Methylphenidate

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Methylphenidate is a central nervous system (CNS) stimulant, most often used for the treatment of attention deficit hyperactivity disorder (ADHD) and narcolepsy. It has many trade names, the most well-known being Ritalin.

Evidence[edit | edit source]

Methylphenidate has been used with success in a subset of ME/CFS patients. In 2016, Blockmans, et al, concluded that use of methylphenidate by CFS patients with concentration difficulties had a positive effect in about one out of three clinical trial patients.

Dr. Jon Kaiser is performing clinical trials on a pharmaceutical product which he developed called Synergy (KPAX002) that is a combination of a low dosage of methylphenidate hydrochloride and over-the-counter mitochondrial support nutrients. The phase II study concluded that 36% of the patients taking the Synergy treatment had a >20% reduction in overall ME/CFS symptoms after 28 days.

Notable studies[edit | edit source]

Risks and safety[edit | edit source]

Costs and availability[edit | edit source]

Prescription only

See also[edit | edit source]

Learn more[edit | edit source]

  • Wikipedia

References[edit | edit source]

  1. Kaiser, JD (Jul 15, 2015), "A prospective, proof-of-concept investigation of KPAX002 in chronic fatigue syndrome", International Journal of Clinical and Experimental Medicine, 8 (7): 11064–11074, PMID 26379906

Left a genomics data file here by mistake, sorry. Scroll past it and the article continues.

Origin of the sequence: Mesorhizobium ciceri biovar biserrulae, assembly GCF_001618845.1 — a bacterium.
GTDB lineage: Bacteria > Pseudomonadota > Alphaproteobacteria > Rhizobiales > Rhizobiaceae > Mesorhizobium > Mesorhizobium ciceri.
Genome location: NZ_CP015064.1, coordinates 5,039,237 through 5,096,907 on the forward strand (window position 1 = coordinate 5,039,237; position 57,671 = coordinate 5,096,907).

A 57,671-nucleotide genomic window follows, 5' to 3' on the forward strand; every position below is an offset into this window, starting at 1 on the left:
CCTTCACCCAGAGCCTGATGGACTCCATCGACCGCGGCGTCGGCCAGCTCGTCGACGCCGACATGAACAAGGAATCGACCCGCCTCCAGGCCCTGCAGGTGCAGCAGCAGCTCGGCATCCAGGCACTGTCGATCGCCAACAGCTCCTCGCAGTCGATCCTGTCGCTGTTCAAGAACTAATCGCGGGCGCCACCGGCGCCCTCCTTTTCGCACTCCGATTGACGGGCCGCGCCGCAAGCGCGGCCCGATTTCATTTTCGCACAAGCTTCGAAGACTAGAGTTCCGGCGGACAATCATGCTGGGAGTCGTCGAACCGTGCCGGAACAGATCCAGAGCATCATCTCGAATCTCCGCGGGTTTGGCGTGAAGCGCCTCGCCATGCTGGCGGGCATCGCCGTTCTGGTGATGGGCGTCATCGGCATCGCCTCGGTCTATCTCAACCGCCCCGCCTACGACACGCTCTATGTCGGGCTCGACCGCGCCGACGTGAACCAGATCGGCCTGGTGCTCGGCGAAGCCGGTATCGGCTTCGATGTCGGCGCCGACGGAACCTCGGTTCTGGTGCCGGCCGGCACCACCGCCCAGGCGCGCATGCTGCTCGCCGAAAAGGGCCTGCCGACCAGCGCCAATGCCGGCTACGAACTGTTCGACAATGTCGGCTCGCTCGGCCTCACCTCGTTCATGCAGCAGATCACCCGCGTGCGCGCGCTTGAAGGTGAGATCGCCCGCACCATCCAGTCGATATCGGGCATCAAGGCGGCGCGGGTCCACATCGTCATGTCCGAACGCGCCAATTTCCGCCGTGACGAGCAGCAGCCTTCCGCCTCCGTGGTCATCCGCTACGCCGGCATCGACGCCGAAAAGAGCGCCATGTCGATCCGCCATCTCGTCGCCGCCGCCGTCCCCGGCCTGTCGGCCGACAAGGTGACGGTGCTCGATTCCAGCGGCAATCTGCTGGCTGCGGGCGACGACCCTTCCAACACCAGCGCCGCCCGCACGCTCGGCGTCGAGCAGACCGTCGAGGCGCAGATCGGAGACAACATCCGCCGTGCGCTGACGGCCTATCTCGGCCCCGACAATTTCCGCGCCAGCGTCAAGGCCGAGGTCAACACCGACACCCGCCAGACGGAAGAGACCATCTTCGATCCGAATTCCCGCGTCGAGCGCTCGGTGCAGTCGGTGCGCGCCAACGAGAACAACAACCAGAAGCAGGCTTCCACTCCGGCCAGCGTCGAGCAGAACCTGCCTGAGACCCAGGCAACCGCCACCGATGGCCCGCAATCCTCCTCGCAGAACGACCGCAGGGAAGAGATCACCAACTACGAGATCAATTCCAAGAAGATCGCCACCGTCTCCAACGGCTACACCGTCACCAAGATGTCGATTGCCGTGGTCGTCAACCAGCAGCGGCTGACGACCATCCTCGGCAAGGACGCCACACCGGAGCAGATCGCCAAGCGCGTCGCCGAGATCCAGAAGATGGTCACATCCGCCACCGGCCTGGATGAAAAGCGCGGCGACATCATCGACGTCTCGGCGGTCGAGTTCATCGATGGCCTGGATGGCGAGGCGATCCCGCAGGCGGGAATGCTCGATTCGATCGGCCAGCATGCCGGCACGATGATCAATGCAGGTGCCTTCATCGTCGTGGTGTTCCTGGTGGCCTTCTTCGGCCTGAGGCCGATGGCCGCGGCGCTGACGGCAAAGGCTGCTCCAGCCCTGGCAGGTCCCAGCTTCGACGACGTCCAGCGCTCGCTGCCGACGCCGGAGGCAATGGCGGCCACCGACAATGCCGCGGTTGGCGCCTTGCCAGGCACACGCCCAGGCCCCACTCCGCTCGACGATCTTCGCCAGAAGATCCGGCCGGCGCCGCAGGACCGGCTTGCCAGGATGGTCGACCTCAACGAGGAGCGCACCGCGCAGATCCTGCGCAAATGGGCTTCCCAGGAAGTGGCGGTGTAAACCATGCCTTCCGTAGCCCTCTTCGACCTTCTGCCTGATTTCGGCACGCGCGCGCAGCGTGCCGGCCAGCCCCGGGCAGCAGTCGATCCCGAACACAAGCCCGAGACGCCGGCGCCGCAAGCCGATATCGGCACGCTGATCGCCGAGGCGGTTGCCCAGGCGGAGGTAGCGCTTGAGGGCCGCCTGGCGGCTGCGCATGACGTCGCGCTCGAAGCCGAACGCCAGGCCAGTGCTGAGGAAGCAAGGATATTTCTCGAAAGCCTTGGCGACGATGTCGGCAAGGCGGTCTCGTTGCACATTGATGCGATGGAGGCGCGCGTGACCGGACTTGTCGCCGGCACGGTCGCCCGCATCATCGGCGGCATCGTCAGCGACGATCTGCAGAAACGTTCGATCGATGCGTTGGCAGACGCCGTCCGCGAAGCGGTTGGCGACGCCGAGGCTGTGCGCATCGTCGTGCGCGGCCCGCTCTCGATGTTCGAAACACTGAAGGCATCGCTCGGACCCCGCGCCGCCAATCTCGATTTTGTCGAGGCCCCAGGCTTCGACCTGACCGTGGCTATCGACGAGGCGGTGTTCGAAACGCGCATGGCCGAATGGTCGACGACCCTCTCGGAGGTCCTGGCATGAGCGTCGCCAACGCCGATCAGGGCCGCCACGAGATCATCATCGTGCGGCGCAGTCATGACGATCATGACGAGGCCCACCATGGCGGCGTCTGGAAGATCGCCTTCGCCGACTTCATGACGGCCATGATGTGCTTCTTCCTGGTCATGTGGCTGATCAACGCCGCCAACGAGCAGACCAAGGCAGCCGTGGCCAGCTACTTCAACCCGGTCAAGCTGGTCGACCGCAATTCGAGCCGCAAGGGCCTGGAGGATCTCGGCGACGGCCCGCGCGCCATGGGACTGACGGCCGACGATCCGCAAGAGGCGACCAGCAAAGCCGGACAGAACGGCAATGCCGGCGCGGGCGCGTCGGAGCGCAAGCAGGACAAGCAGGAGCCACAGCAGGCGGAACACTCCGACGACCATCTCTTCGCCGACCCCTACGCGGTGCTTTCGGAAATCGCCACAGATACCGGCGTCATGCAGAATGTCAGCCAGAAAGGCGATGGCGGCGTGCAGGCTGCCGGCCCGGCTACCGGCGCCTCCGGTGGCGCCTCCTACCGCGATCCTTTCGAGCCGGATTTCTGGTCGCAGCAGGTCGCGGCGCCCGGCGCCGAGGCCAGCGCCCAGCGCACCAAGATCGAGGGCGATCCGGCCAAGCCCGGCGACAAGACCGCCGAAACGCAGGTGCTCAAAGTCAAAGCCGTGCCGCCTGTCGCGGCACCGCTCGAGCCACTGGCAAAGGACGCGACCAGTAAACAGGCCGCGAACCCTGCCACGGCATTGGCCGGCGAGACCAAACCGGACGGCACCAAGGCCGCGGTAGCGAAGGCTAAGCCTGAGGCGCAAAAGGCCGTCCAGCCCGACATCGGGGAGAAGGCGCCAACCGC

2. Blockmans, Daniel; Persoons, Philippe (Jun 27, 2016). "Long-term methylphenidate intake in chronic fatigue syndrome". Acta Clinica Belgica. 71 (6): 407–414. doi:10.1080/17843286.2016.1200816. ISSN 1784-3286. 
  3. Montoya, Jose G; Anderson, Jill N; Adolphs, Danya L; Bateman, Lucinda; Klimas, Nancy; Levine, Susan M; Garvert, Donn W; Kaiser, Jon D (2018), "KPAX002 as a treatment for Myalgic Encephalomyelitis/Chronic Fatigue Syndrome (ME/CFS): A prospective, randomized trial" (PDF), International Journal of Clinical and Experimental Medicine, 11 (3): 2890-2900 

Myalgic encephalomyelitis or chronic fatigue syndrome


The information provided at this site is not intended to diagnose or treat any illness.

From MEpedia, a crowd-sourced encyclopedia of ME and CFS science and history